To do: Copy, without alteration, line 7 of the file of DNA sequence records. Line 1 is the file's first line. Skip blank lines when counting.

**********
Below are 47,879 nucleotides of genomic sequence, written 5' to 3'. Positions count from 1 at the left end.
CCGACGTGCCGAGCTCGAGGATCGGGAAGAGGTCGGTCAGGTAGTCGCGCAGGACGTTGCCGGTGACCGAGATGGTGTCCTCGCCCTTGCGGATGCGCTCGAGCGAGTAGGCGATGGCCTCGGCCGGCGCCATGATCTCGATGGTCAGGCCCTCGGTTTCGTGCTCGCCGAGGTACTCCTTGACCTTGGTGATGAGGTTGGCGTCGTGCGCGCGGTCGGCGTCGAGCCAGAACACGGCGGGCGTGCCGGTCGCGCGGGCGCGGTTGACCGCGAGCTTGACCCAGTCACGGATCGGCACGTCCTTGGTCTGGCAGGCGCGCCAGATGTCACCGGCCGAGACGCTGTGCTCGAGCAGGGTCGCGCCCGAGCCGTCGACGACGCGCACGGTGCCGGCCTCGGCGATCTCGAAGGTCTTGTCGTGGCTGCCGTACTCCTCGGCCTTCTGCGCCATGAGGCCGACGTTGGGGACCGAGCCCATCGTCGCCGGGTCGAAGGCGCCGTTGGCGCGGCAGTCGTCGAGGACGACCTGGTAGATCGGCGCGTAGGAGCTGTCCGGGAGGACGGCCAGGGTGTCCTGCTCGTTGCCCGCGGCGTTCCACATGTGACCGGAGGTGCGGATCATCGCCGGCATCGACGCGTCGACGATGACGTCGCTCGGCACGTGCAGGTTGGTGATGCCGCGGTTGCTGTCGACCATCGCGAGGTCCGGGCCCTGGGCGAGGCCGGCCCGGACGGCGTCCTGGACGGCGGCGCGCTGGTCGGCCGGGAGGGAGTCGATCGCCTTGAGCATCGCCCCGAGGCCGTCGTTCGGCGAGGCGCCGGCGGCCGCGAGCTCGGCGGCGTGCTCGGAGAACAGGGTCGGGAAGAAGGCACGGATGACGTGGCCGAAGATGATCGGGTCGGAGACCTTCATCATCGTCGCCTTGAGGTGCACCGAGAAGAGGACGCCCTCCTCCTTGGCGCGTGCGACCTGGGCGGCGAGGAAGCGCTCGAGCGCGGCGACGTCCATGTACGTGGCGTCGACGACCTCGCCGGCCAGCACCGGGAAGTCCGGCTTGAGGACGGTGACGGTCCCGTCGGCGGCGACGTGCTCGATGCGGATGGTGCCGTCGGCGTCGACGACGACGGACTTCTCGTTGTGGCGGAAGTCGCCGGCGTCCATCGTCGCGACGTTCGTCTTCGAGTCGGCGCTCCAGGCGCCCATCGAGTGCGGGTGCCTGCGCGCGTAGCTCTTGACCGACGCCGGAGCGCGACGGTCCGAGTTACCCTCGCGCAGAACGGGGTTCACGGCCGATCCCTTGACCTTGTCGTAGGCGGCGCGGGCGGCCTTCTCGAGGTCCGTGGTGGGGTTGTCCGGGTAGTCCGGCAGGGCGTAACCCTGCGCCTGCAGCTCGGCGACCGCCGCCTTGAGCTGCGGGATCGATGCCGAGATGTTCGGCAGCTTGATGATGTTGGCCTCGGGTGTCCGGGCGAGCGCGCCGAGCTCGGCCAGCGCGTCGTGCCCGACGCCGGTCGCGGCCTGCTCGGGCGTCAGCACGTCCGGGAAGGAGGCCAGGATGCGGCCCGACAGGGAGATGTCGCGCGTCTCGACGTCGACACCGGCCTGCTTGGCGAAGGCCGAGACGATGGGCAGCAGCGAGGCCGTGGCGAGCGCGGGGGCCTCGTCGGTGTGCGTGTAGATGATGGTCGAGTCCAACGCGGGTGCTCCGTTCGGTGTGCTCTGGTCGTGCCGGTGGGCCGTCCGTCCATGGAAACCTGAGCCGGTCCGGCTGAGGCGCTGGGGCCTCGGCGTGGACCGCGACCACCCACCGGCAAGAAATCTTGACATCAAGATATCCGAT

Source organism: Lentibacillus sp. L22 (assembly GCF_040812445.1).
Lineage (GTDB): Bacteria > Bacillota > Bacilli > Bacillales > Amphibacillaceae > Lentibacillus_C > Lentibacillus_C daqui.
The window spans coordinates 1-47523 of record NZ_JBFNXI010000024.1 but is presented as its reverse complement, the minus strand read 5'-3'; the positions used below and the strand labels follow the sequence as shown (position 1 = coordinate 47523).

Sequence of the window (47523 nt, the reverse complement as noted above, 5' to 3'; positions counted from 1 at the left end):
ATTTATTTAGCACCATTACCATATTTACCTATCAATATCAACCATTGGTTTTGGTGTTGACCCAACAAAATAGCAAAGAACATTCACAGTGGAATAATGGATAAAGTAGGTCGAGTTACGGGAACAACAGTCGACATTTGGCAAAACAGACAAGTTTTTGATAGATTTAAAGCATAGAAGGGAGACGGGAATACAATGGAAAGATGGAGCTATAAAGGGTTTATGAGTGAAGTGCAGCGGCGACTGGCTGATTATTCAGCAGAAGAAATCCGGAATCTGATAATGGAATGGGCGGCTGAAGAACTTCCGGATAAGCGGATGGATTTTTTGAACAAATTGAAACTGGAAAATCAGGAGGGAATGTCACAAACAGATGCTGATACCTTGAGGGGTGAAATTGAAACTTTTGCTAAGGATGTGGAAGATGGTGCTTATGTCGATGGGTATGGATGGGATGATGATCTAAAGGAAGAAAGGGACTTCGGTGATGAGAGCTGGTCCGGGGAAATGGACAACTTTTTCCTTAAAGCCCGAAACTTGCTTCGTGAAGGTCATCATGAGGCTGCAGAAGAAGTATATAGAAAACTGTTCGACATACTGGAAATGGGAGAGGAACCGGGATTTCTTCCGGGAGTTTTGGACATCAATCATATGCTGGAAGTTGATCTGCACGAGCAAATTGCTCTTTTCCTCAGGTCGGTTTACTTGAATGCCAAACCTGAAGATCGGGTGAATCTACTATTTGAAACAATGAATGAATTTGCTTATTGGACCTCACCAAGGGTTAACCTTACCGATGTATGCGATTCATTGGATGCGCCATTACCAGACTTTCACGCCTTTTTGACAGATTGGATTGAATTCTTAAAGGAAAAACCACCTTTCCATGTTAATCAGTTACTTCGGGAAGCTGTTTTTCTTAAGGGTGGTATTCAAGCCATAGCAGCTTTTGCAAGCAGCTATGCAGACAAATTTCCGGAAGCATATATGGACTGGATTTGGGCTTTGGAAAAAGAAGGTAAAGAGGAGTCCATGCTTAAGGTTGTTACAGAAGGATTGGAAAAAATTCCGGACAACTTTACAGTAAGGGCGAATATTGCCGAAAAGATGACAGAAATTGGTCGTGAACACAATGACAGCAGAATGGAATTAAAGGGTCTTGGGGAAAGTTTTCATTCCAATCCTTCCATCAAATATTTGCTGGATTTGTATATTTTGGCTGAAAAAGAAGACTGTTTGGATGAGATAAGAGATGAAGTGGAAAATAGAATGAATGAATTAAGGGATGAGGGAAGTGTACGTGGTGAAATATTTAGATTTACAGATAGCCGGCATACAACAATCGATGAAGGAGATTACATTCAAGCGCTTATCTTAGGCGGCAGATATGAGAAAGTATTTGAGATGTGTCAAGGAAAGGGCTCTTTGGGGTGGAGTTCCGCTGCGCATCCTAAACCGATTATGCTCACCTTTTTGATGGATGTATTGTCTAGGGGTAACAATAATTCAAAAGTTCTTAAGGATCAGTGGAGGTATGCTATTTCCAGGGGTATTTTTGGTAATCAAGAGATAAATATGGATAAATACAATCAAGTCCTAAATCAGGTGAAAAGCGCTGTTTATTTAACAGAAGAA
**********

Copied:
ATTTATTTAGCACCATTACCATATTTACCTATCAATATCAACCATTGGTTTTGGTGTTGACCCAACAAAATAGCAAAGAACATTCACAGTGGAATAATGGATAAAGTAGGTCGAGTTACGGGAACAACAGTCGACATTTGGCAAAACAGACAAGTTTTTGATAGATTTAAAGCATAGAAGGGAGACGGGAATACAATGGAAAGATGGAGCTATAAAGGGTTTATGAGTGAAGTGCAGCGGCGACTGGCTGATTATTCAGCAGAAGAAATCCGGAATCTGATAATGGAATGGGCGGCTGAAGAACTTCCGGATAAGCGGATGGATTTTTTGAACAAATTGAAACTGGAAAATCAGGAGGGAATGTCACAAACAGATGCTGATACCTTGAGGGGTGAAATTGAAACTTTTGCTAAGGATGTGGAAGATGGTGCTTATGTCGATGGGTATGGATGGGATGATGATCTAAAGGAAGAAAGGGACTTCGGTGATGAGAGCTGGTCCGGGGAAATGGACAACTTTTTCCTTAAAGCCCGAAACTTGCTTCGTGAAGGTCATCATGAGGCTGCAGAAGAAGTATATAGAAAACTGTTCGACATACTGGAAATGGGAGAGGAACCGGGATTTCTTCCGGGAGTTTTGGACATCAATCATATGCTGGAAGTTGATCTGCACGAGCAAATTGCTCTTTTCCTCAGGTCGGTTTACTTGAATGCCAAACCTGAAGATCGGGTGAATCTACTATTTGAAACAATGAATGAATTTGCTTATTGGACCTCACCAAGGGTTAACCTTACCGATGTATGCGATTCATTGGATGCGCCATTACCAGACTTTCACGCCTTTTTGACAGATTGGATTGAATTCTTAAAGGAAAAACCACCTTTCCATGTTAATCAGTTACTTCGGGAAGCTGTTTTTCTTAAGGGTGGTATTCAAGCCATAGCAGCTTTTGCAAGCAGCTATGCAGACAAATTTCCGGAAGCATATATGGACTGGATTTGGGCTTTGGAAAAAGAAGGTAAAGAGGAGTCCATGCTTAAGGTTGTTACAGAAGGATTGGAAAAAATTCCGGACAACTTTACAGTAAGGGCGAATATTGCCGAAAAGATGACAGAAATTGGTCGTGAACACAATGACAGCAGAATGGAATTAAAGGGTCTTGGGGAAAGTTTTCATTCCAATCCTTCCATCAAATATTTGCTGGATTTGTATATTTTGGCTGAAAAAGAAGACTGTTTGGATGAGATAAGAGATGAAGTGGAAAATAGAATGAATGAATTAAGGGATGAGGGAAGTGTACGTGGTGAAATATTTAGATTTACAGATAGCCGGCATACAACAATCGATGAAGGAGATTACATTCAAGCGCTTATCTTAGGCGGCAGATATGAGAAAGTATTTGAGATGTGTCAAGGAAAGGGCTCTTTGGGGTGGAGTTCCGCTGCGCATCCTAAACCGATTATGCTCACCTTTTTGATGGATGTATTGTCTAGGGGTAACAATAATTCAAAAGTTCTTAAGGATCAGTGGAGGTATGCTATTTCCAGGGGTATTTTTGGTAATCAAGAGATAAATATGGATAAATACAATCAAGTCCTAAATCAGGTGAAAAGCGCTGTTTATTTAACAGAAGAA